Soccer Mailbag: Transfer Madness Hasn’t Started Yet, LFC’s Targets, Spurs Are for Real and More


Soccer Mailbag: Transfer Madness Hasn't Started Yet, LFC's Targets, Spurs Are for Real and More

The transfer window opened a week ago Sunday, and we're still waiting for some big names to switch teams. Don't hold your breath. There will be more movement toward the end of January. For now, teams are window shopping.

These things take time and are often the result of sensitive negotiations. There are other cases like that of Lionel Messi. The agreement between FC Barcelona and his family to bring the then 13-year-old to Europe was originally made on a napkin (pictured). The rest is history. Let's get to the questions. 

Hi Marcus, I know Liverpool doesn't reveal its transfer targets, but can you tell us some of the players that have been linked with Liverpool in recent months and weeks? Thank you.
— Andrew, Rochester, U.K.

Hello Andrew. Without editorializing or commenting on the likelihood of each, the ones I've heard about are as follows: Aston Villa striker Darren Bent, Rangers striker Nikica Jelavic, FC Twente striker Luuk De Jong, Porto midfielder Fernando Reges, Newcastle midfielder Cheick Tioté and Real Madrid midfielder Esteban Granero.

There's another group of players that has been linked to the club, but not widely (if at all) reported in mainstream news outlets. They are: FC Koln's Lukas Podolski, Tottenham's Niko Kranjcar, Birmingham's Nathan Redmond, Lyon's Bafetimbi GomisWilfried Zaha from Crystal Palace, and Junior Hoilett from Blackburn.

Thanks for the question, Andrew. Make of those names what you will.

I read you your report that Kaka is leaving Real Madrid. Has he fallen so far that Jose Mourinho will sell him in January?
— Chris, Boston

Hi Chris, thanks for the local support. I don't see Kaka leaving Madrid in January. He's finally back to playing regular games, and I expect him to make an even greater contribution in the second half of the season. 

Some have argued that he's a spent force, but I don't think that's entirely fair. He battled a knee injury in the second half of the 2009-10 season (his first in Spanish soccer), played through the pain at the 2010 FIFA World Cup, before finally shutting it down before the 2010-11 season. He returned to the field a year ago and, predictably, suffered a couple more strains and pulls.

I think Mourinho still values the Brazilian international, but won't give him an automatic place in the first 11. If Kaka can accept that, he'll stick around as a squad player on a team challenging for every trophy for which it is competing. If he rattles cages behind the scenes, he'll go. I think he's still got another year or two of greatness left in him. Thanks, Chris.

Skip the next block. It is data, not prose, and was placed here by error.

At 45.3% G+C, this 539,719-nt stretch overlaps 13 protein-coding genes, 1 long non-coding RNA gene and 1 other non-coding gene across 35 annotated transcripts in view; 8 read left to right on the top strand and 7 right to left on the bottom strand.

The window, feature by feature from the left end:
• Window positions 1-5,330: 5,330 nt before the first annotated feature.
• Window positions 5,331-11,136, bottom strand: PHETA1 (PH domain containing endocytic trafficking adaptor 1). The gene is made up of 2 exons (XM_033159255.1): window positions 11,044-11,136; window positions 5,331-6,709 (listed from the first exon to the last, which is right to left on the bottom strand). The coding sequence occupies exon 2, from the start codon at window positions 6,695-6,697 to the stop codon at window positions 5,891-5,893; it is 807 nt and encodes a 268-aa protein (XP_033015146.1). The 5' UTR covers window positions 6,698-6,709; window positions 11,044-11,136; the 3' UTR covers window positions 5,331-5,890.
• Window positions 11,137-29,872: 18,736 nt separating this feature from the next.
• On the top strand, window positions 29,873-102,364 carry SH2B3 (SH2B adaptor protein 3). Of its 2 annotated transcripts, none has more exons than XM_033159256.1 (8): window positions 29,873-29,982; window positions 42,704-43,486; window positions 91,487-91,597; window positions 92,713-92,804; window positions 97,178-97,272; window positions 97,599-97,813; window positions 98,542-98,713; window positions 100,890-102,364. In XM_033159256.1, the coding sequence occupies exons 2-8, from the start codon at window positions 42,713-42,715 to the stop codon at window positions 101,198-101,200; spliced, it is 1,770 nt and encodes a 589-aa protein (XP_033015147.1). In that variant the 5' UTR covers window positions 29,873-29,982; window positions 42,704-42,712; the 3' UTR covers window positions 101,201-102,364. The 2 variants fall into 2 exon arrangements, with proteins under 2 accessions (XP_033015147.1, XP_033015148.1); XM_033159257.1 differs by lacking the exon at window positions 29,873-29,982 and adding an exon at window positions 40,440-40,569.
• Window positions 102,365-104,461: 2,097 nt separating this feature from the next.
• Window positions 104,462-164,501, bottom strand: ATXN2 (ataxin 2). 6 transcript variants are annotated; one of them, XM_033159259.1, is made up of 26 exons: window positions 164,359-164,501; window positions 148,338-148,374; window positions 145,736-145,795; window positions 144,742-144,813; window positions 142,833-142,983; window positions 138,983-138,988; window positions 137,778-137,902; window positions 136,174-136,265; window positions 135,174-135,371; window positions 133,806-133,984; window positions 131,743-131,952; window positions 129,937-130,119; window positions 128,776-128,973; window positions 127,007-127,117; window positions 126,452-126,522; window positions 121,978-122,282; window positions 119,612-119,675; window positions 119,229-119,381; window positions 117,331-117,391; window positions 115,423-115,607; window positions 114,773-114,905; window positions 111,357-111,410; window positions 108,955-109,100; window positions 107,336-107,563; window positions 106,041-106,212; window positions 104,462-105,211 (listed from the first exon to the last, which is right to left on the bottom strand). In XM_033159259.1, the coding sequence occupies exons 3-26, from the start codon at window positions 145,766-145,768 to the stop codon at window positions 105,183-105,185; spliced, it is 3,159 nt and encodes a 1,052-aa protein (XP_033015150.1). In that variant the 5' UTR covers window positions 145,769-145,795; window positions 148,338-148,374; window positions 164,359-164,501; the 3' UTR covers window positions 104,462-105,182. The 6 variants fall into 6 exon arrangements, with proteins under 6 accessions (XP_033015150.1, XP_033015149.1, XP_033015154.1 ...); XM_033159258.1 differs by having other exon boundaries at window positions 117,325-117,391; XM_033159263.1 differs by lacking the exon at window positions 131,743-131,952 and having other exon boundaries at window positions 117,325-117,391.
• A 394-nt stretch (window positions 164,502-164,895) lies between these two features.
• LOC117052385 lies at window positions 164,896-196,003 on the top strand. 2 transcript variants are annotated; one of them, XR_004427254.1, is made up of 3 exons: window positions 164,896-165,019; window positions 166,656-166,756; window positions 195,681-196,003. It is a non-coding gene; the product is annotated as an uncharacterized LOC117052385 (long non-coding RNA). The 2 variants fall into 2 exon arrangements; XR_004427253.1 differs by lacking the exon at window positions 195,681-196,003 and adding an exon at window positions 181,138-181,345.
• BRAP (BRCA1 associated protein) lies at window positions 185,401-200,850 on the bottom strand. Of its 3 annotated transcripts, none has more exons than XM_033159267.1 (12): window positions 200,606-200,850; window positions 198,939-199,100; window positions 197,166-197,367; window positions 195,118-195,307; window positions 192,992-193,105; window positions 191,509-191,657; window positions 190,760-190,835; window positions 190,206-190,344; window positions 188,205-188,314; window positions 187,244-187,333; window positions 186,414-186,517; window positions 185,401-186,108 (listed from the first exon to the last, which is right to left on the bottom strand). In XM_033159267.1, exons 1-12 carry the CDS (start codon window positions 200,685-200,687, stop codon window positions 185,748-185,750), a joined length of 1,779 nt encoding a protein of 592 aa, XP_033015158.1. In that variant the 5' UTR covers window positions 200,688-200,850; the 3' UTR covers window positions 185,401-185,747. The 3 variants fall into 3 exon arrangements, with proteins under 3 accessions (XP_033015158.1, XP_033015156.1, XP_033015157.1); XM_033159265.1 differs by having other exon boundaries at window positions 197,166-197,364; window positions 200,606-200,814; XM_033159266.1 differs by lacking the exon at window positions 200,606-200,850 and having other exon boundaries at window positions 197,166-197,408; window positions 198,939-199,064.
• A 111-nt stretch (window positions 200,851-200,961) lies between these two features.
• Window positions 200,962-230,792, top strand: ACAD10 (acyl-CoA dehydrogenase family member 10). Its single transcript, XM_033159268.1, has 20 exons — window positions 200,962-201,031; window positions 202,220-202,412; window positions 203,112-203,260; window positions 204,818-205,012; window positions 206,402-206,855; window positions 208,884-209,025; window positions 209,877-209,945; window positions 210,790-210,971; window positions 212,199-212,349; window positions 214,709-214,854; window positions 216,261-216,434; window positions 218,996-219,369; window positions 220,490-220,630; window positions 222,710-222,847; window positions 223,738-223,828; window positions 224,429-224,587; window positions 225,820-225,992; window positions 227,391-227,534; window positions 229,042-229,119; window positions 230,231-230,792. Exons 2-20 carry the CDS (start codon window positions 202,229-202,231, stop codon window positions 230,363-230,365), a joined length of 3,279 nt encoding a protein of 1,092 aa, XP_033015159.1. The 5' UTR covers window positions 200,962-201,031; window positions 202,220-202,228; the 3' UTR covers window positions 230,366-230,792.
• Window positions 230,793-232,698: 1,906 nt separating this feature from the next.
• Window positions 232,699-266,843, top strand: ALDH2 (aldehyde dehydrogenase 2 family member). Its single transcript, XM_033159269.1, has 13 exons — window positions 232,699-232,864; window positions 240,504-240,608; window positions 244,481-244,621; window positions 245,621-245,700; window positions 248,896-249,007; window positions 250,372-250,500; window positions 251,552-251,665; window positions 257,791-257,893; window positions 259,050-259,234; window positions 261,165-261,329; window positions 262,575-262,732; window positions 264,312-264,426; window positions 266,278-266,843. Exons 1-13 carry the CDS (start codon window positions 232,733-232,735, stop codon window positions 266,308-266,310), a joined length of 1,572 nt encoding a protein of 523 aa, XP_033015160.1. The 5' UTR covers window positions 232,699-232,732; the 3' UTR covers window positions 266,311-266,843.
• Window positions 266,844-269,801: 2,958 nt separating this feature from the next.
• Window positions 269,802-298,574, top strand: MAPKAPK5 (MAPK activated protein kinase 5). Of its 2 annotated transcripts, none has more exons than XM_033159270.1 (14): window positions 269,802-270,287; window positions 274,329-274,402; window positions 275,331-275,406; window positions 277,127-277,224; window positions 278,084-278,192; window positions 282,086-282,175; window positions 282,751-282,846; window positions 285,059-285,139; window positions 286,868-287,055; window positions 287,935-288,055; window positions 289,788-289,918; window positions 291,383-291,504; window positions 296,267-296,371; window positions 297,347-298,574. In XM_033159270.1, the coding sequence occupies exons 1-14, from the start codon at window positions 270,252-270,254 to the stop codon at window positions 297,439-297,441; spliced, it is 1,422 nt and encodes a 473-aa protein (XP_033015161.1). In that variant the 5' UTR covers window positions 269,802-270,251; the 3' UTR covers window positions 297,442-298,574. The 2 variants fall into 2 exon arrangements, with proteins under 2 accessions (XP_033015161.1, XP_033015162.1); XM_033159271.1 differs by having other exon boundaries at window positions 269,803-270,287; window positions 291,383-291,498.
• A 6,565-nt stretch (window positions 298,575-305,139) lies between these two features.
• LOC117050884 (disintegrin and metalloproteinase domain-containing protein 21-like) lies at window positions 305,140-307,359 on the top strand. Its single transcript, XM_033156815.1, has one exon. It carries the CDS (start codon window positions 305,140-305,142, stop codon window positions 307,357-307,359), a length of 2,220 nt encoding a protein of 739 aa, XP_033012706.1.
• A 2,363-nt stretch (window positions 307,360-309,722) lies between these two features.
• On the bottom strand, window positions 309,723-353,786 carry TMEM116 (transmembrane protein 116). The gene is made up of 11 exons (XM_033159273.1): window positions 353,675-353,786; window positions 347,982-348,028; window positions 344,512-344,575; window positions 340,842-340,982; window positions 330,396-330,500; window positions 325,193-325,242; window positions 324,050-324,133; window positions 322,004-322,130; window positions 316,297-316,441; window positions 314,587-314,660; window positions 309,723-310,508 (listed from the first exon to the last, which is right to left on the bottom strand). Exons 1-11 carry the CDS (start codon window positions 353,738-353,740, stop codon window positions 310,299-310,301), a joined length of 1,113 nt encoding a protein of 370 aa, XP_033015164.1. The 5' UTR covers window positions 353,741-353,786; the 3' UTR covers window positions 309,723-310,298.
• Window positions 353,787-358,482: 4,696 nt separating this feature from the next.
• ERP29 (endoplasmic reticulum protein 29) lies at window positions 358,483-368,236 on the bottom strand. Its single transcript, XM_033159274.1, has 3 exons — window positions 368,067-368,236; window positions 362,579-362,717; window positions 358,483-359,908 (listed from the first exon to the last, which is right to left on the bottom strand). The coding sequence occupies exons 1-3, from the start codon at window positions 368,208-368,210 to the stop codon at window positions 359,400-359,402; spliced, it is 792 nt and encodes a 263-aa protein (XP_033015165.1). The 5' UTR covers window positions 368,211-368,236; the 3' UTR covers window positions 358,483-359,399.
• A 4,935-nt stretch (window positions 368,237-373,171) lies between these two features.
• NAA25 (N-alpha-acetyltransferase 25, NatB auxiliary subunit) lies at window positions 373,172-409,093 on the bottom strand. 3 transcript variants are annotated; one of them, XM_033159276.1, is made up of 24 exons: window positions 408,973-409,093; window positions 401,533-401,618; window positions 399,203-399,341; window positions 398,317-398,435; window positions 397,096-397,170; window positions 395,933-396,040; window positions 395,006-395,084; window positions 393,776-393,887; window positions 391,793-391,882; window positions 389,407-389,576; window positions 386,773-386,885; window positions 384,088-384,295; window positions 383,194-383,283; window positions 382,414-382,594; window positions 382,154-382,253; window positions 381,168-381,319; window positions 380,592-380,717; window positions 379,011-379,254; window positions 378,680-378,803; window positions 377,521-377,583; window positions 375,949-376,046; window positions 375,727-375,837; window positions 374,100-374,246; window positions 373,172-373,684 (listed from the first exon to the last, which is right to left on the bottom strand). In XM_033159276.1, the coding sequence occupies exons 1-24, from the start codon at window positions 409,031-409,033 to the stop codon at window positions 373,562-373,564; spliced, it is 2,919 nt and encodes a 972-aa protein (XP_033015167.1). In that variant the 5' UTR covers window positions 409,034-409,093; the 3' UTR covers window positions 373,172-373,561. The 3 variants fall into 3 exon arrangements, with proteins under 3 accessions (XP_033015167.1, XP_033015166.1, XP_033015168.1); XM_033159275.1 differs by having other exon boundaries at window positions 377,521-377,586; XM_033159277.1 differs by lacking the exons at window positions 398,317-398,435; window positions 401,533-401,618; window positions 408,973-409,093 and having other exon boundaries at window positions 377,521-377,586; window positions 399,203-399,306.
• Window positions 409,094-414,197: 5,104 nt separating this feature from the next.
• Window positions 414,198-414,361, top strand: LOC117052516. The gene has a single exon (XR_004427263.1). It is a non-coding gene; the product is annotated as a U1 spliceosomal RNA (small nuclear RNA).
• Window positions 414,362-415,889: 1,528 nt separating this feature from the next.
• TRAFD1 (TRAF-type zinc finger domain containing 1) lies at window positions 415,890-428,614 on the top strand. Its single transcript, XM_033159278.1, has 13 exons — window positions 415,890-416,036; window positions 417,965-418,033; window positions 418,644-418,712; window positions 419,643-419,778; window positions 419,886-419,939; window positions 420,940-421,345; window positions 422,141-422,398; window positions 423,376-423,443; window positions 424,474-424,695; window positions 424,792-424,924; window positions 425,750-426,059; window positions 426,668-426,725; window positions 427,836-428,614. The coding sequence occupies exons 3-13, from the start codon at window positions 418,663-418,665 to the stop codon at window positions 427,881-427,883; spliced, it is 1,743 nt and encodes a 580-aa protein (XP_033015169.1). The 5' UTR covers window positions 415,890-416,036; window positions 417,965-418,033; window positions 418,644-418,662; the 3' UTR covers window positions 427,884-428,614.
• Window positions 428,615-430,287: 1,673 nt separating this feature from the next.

Dear Marcus, you previously discounted Spurs from finishing in the top 4. Are you prepared to eat your words yet? Also, Man City appear to be showing sign of where and tear. Do you consider them to be favorites?
— Issac, Gaborone, Botswana

Isaac, you've sent so many great questions to the mailbag this week, I'll let you carry it from here. I can't thank you enough for the support.

I'm not prepared to eat my words, but I'm preparing to prepare to eat them (if that makes sense). I have to give Spurs their deserved credit for performances in the first half of the season. They're in third place with some distance between Chelsea, Arsenal, LFC and Newcastle. But is it enough? I'm not so sure.

Everything has gone Tottenham's way in the first half of the season, but its squad depth will be put to the test going forward. Scott Parker, Aaron Lennon, William Gallas and Sandro have all suffered injuries recently. If anything (injury, suspension, arrest, etc.) happens to Gareth Bale, Tottenham's cooked. 

As for City, I consider them title contenders, but I still refuse to call them favorites. I'm deferring to the law of averages as my reason for thinking they will suffer a blip. With the Toure brothers in Africa and Gareth Barry suspended, we'll see what the upstarts are really made of in the coming weeks.

Marcus, why are big teams signing mid-table players and expecting to become world-class teams? Is Gary Cahill's move to Chelsea the solution to their woes or more evidence the AVB is out of his depth?
— Issac, Gaborone, Botswana

Cahill is part of the ongoing transition at Chelsea. Manager Andre Villas-Boas was brought in to re-make Chelsea and nobody told him he has to be nice about it. A year from now, Didier Drogba, Frank Lampard, Flourent Malouda, Alex, will most likely leave Stamford Bridge. Petr Cech, Ashley Cole and even John Terry could follow them shortly therafter. 

Adding Cahill is just one piece of the puzzle for Chelsea's future. If AVB surrounds him with world-class players, the Bolton defender could be quite useful at a big club. But he's 26 and has made only seven appearances for England. He's not going to improve much beyond his current level by moving to a "big" club.

My take is that he mirrors Chelsea. The Blues are a good team, but nowhere near an elite team. Unless Villas-Boas adds some champions into the squad, they will be what they are.

That's all for this week. Thanks for all the questions and support. Keep sending them both. 

Have a question for Marcus Kwesi O'Mard? Send it to him via Twitter at @NESNsoccer or send it here. He will pick a few questions to answer every week for his mailbag.

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